If necessary, you can program the debugger if you can identify a trigger but not its cause. The debugger can then run in the background, waiting for the initial conditions for the loop to be met, and you'll then have some visibility into the run-up to the trigger.

http://labs.hoffmanlabs.com/node/848

If you're having difficulty with spotting the trigger with the debugger and with the debugger-level programming, then you can also build the application with the debugger activated in a signal handler, and send the debug signal over.

And if you're using the word "killed" or analogous in conjunction with this effort, then consider switching techniques and using the process dump mechanisms. Dial back the brute-force setting slightly. The debugging sequence and the preference for creating process dumps or crashdumps is analogous to using the >>> BOOT rather than the SRM crashdump command; sure, the immediate freak-out is fixed, but these tend to arise anew, and, well, you can choose to repeat the >>> BOOT or you can write a dump and go looking. In other words, capture a dump or other evidence, and +then+ restart.

As for how, you can use the SET PROCESS /DUMP command, or toss the appropriate $forcex signal over.

That signal can be allowed to cause the dump, or can captured by a signal handler. There's a simple signal handler (in C) here:

http://labs.hoffmanlabs.com/node/1438

For typical non-trivial production applications, it's usually best to instrument the code, too. To integrate debugging.

And given the use of COBOL (which avoids many of the foibles of C or Macro or Bliss), my initial suspicion would be in ACMS and system service and RTL error handling; not checking the return status or IOSB, for instance. Even so-called optional IOSB arguments aren't really optional; you should always specify the IOSB, ad always check the return status and the IOSB. Otherwise, errors can tend to accrete, and get weird.

The other and ancillary question would involve why the image is installed. If it is installed for security (privilege) reasons, then subsystem identifiers can be a good alternative.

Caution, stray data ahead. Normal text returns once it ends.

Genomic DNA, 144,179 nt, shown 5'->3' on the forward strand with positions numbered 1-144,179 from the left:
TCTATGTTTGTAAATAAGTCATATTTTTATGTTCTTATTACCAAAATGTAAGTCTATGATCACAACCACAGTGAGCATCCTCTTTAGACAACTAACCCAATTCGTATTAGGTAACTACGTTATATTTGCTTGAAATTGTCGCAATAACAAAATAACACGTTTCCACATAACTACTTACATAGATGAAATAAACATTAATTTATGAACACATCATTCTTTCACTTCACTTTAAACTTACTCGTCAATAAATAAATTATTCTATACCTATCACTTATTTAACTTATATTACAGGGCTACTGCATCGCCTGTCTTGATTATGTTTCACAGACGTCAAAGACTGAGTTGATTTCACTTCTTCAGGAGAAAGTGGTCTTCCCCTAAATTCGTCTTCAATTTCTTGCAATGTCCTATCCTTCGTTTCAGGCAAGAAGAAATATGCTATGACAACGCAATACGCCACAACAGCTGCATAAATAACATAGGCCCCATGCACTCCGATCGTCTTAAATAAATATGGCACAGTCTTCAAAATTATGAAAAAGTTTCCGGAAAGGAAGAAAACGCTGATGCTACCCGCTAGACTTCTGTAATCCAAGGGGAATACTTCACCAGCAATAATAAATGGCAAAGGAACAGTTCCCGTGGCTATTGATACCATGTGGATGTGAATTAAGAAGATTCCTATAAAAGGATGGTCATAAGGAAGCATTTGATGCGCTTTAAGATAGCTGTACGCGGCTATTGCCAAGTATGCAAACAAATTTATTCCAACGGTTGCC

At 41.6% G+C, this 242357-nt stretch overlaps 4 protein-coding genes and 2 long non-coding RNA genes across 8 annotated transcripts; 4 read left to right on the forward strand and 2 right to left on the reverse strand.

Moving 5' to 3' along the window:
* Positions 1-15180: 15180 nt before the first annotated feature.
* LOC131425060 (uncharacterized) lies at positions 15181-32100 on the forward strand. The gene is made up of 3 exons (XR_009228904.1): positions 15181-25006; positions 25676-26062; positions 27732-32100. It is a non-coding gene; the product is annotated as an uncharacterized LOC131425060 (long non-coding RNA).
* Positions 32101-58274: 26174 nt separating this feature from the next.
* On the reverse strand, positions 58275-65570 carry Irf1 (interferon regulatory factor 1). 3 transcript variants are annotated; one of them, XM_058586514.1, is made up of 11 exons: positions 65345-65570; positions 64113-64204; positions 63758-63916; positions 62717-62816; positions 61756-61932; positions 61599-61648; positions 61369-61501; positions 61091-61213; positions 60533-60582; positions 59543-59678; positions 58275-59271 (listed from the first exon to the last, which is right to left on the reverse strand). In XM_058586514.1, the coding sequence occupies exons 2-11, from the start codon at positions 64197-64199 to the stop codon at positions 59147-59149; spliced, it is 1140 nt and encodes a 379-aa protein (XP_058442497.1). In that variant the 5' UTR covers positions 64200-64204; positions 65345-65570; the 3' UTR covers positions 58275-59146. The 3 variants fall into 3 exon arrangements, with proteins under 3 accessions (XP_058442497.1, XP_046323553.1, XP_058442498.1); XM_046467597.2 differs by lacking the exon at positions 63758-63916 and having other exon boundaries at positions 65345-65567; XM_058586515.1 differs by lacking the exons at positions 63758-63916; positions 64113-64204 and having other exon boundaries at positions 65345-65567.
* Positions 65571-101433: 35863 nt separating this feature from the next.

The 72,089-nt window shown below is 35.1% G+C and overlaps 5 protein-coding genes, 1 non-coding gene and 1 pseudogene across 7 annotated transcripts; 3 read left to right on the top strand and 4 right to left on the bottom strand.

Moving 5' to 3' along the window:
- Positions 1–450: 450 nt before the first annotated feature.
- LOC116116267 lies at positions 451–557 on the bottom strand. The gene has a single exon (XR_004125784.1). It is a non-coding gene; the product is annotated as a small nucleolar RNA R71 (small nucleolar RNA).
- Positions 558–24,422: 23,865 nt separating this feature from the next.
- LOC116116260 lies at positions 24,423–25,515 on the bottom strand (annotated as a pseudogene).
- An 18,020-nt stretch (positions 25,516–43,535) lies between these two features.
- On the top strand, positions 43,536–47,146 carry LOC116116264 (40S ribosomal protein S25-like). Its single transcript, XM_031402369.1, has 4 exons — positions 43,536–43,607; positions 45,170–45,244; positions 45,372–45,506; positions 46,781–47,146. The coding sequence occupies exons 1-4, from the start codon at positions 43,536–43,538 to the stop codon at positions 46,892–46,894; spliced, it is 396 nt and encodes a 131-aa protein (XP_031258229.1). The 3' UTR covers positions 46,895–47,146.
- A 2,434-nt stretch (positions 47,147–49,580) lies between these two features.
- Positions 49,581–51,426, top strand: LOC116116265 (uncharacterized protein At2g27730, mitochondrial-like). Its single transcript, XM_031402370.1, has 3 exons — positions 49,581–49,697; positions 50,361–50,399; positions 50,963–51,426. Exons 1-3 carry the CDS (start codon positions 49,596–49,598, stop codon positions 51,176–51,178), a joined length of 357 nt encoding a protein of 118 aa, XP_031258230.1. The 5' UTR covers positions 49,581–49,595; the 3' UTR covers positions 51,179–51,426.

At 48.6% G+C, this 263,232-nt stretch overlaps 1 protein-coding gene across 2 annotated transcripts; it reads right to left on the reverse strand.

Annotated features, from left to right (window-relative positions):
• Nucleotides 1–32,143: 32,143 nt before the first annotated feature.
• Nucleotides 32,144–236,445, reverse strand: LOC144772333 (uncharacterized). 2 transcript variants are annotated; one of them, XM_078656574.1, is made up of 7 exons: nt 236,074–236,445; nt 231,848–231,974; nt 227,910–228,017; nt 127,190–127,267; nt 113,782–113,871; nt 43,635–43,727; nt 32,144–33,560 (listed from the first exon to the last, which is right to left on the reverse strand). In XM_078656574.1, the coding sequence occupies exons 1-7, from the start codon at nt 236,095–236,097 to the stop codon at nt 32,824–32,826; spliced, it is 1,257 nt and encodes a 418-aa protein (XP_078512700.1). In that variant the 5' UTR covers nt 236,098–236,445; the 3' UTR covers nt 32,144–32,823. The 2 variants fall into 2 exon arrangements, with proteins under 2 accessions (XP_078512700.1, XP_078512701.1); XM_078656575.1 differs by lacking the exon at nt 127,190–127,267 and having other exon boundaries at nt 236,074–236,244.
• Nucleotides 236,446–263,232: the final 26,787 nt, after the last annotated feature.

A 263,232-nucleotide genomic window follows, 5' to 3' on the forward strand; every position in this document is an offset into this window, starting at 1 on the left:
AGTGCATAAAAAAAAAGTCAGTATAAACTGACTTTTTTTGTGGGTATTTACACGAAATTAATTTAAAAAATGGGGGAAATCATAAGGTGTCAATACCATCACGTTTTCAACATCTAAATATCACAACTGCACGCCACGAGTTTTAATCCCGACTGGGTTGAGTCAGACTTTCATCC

Stephen Hoffman
HoffmanLabs LLC
Hein van den Heuvel
Honored Contributor

Re: Looping installed image

I start out with a quick MONI MODE... all USER? EXEC?

PC Samples are typically highly useful as others replied. I uses SHOW PROC/CONT, SDA> PCS, or SDA> PRF as I see fit.
But for for my (COBOL) customer the top hits are often in OTS$mumblfratz routines. So be sure to look for infrequenm but lower PC values to find out where in the code the program was when it call the OTS helpers.

Or, just cut out the (PC trace) middle man and try to find out how the process got there.
How? $ ANALYZE / SYSTEM ... SET PROC ACMSxxxSPxx ... SHOW STAC/USER/SUMM

Repeat 2 - 5 times. Pattern?

Good luck!
Hein


Hein van den Heuvel
Honored Contributor

Re: Looping installed image

>> my initial suspicion would be in ACMS

No way. In this setup ACMS only launches.

But it reminded me... maybe you can use :
$ ACMS /DEBUG /SERVER ACMSxxxSPxxx

With that you can break in to a running ACMS SP process and the DBG$INPUT and DBG$OUTPUT will be managed for you.

I happen to have used it yesterday, but for a procedure server process, on a DCL server. I needed it because ACMS V5.1 on Itanium does not support its normal ACMS/DEBUG and we had (have!) and issue with TDMS not returning filled fields for a specific request with a long input list. Using %ALL worked.

http://h71000.www7.hp.com/doc/721final/6607/6607pro_017.html

Hein


Hoff
Honored Contributor

Re: Looping installed image

>> my initial suspicion would be in ACMS

Might have misread the "and"? I was pointing to the potential for errors in the error handling from all the wheels that are spinning here. Not to ACMS itself.
Mick O'Brien
Advisor

Re: Looping installed image

Abrsvc , Bhadresh , Murali, Stephen (Hoff)

I had another looping process last night and did as suggested and got out some PC details. I noticed that there were a lot of calls to FDVSHR (sorry forgot to mention process uses FMS) which seems to indicate that process is hung up on a screen somewhere. These looping processes only happen in the evening but when I talked to looping process owner this morning I was advised that they definitely logged out before going home. Ignoring the end-users comments I was wondering whether a default timeout on an FDV$GETAL call is not being handled correctly within code thus causing the CPU loop - I looked for an FDV$STIME but could not find one. Does anyone know if FDV$GETAL has a default timeout?

Hein,

I like the idea of sticking the server into debug but I suspect I would not be allowed to run debug on a production server within SLA (service line agreement) just in case it brings the rest of the application down! Instead next time I'll do what you suggested to "...try to find out how the process got there."